Goodbye Word. Hello Scrivener

Scrivener LogoWriting’s all about the words. It doesn’t much matter what tools you use, just as long as you get the right words in the right places. I used to write with pen and paper, and sometimes still do. I’ve consigned the typewriters – both manual and electronic – to the scrapheap. These days I’m most likely to be found using a laptop. Until recently, the tool on that laptop would have been the hateful but useful Microsoft Word. Not any more.

I started hearing about Scrivener through the writing community on Twitter. It’s a nifty piece of software that markets itself as ‘your complete writing studio’. When I hear a claim like that, I’m sceptical. I’ve tried a number of word processors or outlining tools that purported to have the professional writer in mind, but none of them cut the mustard. But Scrivener’s different.

To begin with – and most importantly – Scrivener puts the actual process of writing first. It’s as easy as pie to just get down to it and join the words together. ‘So what?’ I hear you ask. ‘I can do that with Notepad.’ Well, in addition to being a smart, clean word processor, Scrivener’s got a number of special features that make it, in my opinion, an essential tool. I won’t list them all here – if you like the sound of it just download the demo and try it out for yourself. But I will tell you about two of them.

The first is the deceptively simple way Scrivener allows you to break your writing into sections. Now, I usually like to write novels in single documents, because I can’t bear chopping back and forth between separate chapter files. But a long novel can get unwieldy, and searching through it when editing can be a pain. Scrivener, however, has a clever trick that allows you to write chapters as individual files, but merge them into a single document whenever you choose. You can switch endlessly between these two modes; then, when the first draft’s complete, you simply compile the entire thing together as one correctly-formatted manuscript (and yes, you can export this in Word format so your editor can actually read it).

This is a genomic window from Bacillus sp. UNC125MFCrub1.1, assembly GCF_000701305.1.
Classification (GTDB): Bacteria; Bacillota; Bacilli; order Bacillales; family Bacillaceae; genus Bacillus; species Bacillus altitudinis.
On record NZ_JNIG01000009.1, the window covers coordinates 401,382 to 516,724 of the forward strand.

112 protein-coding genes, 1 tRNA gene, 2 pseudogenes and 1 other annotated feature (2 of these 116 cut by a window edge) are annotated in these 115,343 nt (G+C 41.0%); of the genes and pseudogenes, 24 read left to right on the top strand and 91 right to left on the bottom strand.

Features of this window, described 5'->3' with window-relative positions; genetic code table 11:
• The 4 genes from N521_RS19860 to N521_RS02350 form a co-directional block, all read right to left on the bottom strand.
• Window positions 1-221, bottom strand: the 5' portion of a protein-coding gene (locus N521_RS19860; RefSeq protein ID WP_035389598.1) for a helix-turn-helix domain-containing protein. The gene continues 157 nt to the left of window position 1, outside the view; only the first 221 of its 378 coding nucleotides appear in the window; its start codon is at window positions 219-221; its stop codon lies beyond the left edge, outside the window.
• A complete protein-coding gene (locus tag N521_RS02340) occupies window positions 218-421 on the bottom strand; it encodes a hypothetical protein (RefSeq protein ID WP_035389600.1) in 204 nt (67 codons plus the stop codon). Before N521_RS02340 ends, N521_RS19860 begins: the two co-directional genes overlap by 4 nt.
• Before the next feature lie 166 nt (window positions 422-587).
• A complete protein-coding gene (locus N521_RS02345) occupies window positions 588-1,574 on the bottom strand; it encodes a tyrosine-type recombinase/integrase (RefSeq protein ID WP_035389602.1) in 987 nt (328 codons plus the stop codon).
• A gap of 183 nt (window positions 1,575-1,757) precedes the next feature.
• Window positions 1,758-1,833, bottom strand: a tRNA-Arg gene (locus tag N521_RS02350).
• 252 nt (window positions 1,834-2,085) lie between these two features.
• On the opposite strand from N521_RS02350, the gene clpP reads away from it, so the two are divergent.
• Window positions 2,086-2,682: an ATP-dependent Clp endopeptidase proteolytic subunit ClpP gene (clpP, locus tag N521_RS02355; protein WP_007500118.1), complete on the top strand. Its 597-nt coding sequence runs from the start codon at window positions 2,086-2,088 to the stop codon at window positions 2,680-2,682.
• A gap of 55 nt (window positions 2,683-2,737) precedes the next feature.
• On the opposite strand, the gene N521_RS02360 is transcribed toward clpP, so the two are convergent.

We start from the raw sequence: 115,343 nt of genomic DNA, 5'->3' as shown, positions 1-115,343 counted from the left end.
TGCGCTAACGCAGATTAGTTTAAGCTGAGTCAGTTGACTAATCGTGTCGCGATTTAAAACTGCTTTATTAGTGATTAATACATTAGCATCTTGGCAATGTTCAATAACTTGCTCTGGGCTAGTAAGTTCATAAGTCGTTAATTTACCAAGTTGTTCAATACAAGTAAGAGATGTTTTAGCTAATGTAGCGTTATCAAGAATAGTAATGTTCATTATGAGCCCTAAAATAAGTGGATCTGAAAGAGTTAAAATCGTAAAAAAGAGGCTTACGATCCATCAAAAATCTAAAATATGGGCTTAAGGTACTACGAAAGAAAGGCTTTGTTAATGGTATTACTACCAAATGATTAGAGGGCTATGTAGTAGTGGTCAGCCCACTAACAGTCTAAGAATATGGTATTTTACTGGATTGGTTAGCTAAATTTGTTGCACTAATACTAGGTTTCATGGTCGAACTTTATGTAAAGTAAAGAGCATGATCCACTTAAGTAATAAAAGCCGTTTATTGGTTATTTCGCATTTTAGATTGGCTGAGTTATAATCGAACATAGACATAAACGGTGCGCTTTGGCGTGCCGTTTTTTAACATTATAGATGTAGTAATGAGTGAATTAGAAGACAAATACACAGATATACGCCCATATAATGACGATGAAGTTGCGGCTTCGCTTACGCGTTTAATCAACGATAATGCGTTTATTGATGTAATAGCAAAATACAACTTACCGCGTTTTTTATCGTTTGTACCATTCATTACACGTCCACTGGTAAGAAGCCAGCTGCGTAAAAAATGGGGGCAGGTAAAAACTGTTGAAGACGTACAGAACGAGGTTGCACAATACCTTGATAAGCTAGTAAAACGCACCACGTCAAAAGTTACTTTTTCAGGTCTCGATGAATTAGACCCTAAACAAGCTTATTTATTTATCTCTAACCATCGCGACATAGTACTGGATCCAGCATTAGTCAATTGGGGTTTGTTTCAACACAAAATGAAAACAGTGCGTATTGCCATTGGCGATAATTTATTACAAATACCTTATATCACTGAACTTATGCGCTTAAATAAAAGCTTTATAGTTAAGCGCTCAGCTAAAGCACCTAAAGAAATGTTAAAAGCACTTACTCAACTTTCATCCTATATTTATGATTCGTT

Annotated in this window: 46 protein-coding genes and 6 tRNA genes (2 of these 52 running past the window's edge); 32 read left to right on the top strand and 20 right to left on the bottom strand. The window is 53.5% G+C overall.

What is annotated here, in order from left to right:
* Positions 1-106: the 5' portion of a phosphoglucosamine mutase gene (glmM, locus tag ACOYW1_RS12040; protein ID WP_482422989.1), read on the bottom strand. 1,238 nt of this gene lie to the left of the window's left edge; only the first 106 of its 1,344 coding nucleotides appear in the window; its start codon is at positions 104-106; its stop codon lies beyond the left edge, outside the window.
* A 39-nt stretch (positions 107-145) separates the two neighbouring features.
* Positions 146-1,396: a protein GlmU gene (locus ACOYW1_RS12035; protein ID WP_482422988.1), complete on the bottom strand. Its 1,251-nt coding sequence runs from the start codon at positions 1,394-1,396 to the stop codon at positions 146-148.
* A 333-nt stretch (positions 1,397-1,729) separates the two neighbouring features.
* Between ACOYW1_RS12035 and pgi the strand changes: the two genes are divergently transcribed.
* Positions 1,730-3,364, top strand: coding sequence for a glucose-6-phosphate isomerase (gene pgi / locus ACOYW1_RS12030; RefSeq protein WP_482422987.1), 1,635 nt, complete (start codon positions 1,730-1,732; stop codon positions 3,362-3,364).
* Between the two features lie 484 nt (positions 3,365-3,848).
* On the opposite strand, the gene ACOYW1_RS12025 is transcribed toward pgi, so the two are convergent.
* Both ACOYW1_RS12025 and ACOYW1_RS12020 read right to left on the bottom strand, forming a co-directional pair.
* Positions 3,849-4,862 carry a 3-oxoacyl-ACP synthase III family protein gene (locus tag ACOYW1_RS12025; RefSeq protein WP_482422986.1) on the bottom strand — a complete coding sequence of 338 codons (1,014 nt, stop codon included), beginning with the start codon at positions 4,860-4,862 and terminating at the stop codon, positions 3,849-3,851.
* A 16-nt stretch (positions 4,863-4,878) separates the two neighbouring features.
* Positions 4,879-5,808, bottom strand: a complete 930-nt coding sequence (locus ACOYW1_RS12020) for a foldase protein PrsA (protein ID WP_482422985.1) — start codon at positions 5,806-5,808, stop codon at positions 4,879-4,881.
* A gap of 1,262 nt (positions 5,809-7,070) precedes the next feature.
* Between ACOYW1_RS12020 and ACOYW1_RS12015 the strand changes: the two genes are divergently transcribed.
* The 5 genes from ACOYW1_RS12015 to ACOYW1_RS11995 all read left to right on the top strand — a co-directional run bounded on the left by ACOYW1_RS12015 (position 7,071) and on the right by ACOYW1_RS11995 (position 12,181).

The second thing is the way you can set up a complete hierarchy of folders and files that sits alongside the actual manuscript, all within a single Scrivener window. Here you can store things like research material and character lists as text files, multimedia files, PDF – whatever. If you really want to get clever, you can do things like tagging your files to link locations to chapters, or track the through-line of individual characters’ stories through multiple-POV narratives. And so on.

I’ve been using Scrivener for just a few weeks, but I’m already a convert. One of my current works-in-progress is a novel I need to complete by February. I had three chapters and an outline saved as Word documents, and it was a simple process to import the files into a new Scrivener project. I’ve also imported all the historical research I’ve done, doing away with the need for multiple reference files. And off I go.

Having everything in one place like this means I don’t have to leave Scrivener to check something in the reference material. Which saves time. I’m writing in convenient separate chapters now, but with the knowledge that I can flip to my favoured full-length manuscript any time I like. Most importantly of all, I’m using the full-screen mode a lot. That’s the best part, because then it’s just me and the words. In short, Scrivener lets me get on with the job, helping me out when I need its extra features and politely getting out of the way when I don’t.

Oh, and it’s also got a rather cute random name generator too. The default name database leaves a little to be desired but you can install your own lists, which is a nice feature. I’m not sure how useful it’s going to be, but when it comes up with names like Aubrianne Kibble you can be sure you’re in for some fun.

Comments

  1. Marc Schuster says:

    Thanks for this post. I’m curious to check out Scrivener.

    • No problem. If you download the demo, use the built-in tutorial. I’m usually an in-at-the-deep-end guy when it comes to new software, but in this case the tutorial’s well worth it. Also quite witty.

  2. I still use Word for smaller projects, like articles and short stories, but find Scrivener absolutely brilliant for large projects like novels and non-fiction books. I particularly like the Meta-data options – I’ve set one up for Point of View and allocated the correct POV to each of my ‘scenes’. In my first novel, this identified scenes where I’d got POV mixed up – something I hadn’t picked up on, until I’d been using Scrivener.

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